West Virginia Cell Phone Tower Fatalities
The Occupational Safety and Health Administration (OSHA) has issued a specific warning to the communications tower industry on its safety practices. The industry has had four fatalities so far this year and 13 deaths in 2013 at communication tower work sites. noted in a February 10th letter to some 100 members of the National Association of Tower Erectors.
In a February 10th letter to members of the National Association of Tower Erectors, OSHA chief Dr. David Michaels stated: “I am writing to remind you that it is your responsibility to prevent workers from being injured or killed while working on communication towers.” Most fatalities have resulted from falls, indicating no fall protection is being offered or employers are not assuring protection is being used properly. In addition, tower workers have been injured and killed by falling objects, equipment failure and the structural collapse of towers, according to Michaels.
A recent example of the dangers to these communications tower workers occurred in West Virginia in February 2014. In this case, the workers were wearing protective harnesses, but certainly did not help them when the tower collapsed. Three people died and two more were injured after a cell phone tower collapsed in the Summit Park area of Clarksburg in Harrison County.
The workers were aware that the tower was weak, and had been called in to attempt to reinforce that tower. It seems that given the known weakness of the tower, more extensive safety precautions should have been taken for the protection of these workers. Four contractors were harnessed to the tower, at least 80 feet up, when the tower collapsed while workers were trying to reinforce the tower. They were sub-contracted through a company called SNS.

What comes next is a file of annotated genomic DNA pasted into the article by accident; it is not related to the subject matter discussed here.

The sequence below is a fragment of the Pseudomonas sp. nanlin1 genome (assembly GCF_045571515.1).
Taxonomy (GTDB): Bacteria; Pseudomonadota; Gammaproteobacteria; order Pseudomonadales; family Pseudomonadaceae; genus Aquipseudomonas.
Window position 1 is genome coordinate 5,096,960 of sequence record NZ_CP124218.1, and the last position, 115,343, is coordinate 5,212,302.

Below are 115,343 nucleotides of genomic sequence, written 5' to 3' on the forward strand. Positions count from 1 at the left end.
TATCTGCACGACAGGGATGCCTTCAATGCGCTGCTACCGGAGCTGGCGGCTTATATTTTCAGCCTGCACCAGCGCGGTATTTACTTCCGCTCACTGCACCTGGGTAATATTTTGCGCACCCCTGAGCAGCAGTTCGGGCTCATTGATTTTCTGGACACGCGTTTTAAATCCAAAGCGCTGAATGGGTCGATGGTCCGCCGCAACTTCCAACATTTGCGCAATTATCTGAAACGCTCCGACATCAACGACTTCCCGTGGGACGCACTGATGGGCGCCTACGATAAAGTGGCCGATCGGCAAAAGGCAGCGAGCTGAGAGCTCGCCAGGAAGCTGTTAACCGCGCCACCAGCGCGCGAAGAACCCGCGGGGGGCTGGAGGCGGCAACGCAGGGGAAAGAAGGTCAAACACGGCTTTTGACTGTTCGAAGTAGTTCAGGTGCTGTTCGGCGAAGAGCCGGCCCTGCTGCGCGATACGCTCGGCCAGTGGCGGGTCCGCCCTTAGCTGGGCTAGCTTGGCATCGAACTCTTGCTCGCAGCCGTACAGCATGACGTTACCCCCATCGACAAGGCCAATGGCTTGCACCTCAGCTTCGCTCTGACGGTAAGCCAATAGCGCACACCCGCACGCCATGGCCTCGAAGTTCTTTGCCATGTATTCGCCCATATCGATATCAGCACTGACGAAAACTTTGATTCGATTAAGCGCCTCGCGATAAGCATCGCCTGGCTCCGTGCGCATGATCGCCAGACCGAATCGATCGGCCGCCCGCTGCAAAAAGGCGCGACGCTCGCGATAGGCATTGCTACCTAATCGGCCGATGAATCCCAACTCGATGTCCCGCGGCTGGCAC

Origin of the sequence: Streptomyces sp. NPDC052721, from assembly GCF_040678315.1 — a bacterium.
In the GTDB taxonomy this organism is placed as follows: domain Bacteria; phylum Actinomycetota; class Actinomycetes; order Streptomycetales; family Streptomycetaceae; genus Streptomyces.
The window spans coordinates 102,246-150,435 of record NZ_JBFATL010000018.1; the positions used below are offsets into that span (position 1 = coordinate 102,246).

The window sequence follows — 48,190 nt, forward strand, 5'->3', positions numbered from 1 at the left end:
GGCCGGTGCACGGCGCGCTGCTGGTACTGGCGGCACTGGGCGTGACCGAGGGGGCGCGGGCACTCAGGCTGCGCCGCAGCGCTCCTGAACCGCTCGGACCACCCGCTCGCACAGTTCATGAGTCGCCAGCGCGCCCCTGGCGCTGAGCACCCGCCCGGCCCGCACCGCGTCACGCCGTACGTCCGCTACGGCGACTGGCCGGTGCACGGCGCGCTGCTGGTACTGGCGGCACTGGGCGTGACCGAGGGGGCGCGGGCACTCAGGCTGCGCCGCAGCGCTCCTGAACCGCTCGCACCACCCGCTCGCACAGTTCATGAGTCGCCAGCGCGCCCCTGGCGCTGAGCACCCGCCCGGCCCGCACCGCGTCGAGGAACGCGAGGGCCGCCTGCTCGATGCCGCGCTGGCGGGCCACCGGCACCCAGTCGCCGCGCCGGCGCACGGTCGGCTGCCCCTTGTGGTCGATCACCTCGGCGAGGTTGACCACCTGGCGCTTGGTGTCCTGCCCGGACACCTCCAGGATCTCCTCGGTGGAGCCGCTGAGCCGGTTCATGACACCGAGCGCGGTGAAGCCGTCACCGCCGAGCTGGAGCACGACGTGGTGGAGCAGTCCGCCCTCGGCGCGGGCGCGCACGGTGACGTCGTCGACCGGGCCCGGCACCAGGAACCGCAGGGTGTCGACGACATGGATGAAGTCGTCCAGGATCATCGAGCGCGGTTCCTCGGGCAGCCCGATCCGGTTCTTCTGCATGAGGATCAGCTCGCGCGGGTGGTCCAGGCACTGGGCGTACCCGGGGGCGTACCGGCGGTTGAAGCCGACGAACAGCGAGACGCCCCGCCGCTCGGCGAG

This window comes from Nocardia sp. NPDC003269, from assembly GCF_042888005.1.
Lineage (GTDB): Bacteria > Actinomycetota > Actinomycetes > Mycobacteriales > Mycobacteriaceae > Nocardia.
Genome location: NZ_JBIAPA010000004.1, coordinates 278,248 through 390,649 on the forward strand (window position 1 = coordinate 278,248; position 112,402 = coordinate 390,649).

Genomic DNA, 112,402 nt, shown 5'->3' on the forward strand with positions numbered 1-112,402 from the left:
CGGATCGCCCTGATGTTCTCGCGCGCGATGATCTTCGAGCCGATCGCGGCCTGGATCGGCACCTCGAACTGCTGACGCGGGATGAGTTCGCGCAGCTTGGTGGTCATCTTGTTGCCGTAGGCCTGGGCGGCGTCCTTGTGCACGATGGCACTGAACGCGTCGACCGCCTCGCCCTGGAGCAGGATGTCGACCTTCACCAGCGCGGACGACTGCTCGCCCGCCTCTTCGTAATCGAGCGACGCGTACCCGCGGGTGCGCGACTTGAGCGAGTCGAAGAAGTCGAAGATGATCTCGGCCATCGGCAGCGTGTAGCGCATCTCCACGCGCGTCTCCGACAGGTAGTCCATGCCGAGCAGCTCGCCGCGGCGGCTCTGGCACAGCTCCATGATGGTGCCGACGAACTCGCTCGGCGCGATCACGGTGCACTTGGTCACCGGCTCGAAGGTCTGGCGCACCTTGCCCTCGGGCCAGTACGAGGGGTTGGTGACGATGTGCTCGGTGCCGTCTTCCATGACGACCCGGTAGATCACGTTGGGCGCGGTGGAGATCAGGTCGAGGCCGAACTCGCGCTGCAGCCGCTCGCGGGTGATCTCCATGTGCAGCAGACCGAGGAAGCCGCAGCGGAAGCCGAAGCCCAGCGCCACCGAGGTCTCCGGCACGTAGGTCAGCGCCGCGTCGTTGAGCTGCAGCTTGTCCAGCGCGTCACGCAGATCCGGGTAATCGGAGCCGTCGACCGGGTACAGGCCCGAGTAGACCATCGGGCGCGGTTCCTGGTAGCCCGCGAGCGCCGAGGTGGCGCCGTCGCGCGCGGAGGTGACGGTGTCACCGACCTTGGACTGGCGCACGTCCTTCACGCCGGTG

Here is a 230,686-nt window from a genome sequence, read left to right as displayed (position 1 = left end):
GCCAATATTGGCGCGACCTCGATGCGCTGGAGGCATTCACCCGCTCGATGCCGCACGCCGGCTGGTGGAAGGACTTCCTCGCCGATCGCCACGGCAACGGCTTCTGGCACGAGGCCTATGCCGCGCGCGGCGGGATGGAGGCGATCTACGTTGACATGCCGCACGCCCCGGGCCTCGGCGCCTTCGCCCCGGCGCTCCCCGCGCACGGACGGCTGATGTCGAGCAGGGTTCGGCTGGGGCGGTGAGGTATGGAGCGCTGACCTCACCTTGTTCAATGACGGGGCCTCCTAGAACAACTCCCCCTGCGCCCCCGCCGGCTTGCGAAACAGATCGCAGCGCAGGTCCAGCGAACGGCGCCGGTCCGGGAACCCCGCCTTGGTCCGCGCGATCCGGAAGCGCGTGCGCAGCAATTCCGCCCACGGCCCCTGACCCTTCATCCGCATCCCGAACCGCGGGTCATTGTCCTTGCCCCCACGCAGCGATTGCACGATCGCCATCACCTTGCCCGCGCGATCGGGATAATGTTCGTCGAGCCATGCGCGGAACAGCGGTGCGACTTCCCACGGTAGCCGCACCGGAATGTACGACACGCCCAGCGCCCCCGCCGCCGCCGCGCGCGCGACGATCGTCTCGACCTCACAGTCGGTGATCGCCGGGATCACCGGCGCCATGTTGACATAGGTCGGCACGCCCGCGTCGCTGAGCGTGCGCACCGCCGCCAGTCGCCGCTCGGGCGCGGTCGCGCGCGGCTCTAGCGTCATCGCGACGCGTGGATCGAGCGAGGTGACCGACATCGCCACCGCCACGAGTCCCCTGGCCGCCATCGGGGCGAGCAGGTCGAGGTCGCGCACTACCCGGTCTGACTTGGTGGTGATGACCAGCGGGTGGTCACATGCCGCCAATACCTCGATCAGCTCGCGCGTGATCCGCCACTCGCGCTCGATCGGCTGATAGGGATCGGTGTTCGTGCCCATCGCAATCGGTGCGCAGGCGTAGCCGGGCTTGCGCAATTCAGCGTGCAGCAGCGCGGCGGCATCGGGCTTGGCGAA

The fifth person involved was a firefighter from the Nutter Fort Fire Department. Debris fell on him while trying to remove one of the contractors.
In light of tragedies like this, OSHA Chief Michaels offered suggestions for improvement, including providing proper training, especially regarding fall prevention and monitoring to assure safe work practices are being followed. “OSHA will consider issuing willful citations, in appropriate cases, for a failure to provide and use fall protection,” he warned.
“For the sake of your employees and your business, I strongly urge you to do everything you can to prevent these needless injuries and deaths before anyone else is hurt, and before OSHA issues additional financial penalties,” Michaels said.
Source: National Law Review:“OSHA Issues Warning To Communications Tower Industry: by Bradford Hammock, February 20, 2014.
Jeffery Robinette was admitted to practice law in 1991 and is licensed in all levels of state and federal trial courts in West Virginia. Mr. Robinette is also licensed in all state and federal appeals courts in West Virginia and the United States Supreme Court. As a National Board Certified Trial Attorney who has handled hundreds of motor vehicle, injury, and construction defect claims and a leading author on insurance claims settlement issues and difficulties in West Virginia, Jeff Robinette is uniquely qualified to represent your best interest.